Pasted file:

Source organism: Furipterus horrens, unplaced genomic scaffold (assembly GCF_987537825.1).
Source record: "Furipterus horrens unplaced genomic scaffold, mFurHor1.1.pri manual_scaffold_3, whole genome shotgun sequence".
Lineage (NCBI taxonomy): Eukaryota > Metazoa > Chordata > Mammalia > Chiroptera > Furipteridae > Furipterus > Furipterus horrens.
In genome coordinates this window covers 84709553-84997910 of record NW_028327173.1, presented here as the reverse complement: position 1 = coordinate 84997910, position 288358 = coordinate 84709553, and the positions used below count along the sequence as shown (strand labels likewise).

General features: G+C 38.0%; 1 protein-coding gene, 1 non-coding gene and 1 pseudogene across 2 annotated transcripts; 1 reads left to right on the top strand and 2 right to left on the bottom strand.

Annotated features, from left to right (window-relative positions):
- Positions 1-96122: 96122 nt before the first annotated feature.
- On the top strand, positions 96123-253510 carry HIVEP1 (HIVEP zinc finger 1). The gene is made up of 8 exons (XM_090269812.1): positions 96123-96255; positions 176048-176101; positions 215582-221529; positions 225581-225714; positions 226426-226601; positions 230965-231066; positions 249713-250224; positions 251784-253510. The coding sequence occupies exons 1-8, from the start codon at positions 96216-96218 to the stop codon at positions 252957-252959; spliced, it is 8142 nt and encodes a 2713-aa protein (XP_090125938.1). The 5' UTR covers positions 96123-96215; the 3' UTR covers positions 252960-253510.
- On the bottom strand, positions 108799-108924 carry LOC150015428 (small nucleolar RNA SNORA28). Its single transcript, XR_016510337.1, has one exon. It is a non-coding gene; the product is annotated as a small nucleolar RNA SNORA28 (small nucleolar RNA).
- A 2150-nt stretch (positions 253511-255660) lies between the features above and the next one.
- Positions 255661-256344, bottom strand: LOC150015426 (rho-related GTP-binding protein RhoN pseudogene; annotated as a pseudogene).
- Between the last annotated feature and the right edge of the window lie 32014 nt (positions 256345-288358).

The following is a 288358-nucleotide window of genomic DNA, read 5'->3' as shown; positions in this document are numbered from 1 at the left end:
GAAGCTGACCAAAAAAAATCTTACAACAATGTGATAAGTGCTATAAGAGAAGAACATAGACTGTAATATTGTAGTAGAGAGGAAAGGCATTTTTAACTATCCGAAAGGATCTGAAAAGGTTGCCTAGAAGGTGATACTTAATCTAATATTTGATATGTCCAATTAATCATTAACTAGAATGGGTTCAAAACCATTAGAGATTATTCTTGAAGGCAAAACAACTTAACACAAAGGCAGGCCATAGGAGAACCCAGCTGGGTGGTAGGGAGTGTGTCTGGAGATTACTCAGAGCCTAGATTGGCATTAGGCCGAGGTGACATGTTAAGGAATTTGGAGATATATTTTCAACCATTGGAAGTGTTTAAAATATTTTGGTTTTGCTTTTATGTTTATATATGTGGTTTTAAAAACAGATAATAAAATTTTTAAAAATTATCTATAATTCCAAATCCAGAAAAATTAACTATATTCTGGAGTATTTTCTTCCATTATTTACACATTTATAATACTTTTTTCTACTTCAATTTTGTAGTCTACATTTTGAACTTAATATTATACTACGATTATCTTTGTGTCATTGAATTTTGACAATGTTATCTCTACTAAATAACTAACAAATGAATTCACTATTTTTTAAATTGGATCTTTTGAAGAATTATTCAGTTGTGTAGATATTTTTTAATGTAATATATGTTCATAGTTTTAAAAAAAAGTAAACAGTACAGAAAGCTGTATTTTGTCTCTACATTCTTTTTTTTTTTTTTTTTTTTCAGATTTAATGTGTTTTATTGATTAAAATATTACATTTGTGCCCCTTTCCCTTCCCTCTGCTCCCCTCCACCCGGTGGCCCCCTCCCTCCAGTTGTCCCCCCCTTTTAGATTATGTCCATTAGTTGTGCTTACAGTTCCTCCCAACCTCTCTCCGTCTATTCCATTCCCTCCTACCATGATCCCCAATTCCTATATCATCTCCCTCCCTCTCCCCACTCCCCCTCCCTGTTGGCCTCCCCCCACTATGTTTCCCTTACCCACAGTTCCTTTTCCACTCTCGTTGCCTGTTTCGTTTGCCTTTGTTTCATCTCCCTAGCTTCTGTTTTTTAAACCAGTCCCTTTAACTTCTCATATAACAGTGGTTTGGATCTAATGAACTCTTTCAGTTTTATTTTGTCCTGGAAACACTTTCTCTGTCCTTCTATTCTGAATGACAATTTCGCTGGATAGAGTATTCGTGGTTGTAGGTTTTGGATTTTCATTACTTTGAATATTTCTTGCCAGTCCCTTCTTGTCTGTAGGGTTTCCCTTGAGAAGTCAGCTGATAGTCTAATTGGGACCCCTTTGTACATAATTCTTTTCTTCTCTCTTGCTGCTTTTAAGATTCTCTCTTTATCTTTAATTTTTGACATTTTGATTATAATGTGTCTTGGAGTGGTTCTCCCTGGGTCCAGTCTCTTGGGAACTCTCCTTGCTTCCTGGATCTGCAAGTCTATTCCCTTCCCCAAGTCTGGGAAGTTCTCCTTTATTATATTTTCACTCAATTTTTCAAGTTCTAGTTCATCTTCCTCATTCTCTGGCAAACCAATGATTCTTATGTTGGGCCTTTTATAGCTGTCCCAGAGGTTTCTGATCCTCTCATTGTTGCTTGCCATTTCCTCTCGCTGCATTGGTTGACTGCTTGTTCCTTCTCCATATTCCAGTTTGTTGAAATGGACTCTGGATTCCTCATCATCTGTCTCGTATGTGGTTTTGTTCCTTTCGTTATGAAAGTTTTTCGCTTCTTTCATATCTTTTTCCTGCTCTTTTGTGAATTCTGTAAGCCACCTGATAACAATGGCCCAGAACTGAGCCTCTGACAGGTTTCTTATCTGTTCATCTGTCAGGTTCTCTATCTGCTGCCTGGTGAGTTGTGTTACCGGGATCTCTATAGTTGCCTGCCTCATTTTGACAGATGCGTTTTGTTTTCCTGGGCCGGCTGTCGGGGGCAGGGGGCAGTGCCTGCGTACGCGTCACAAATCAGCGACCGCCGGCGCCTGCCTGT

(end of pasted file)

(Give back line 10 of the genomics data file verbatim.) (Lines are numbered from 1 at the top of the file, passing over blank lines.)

- A 2150-nt stretch (positions 253511-255660) lies between the features above and the next one.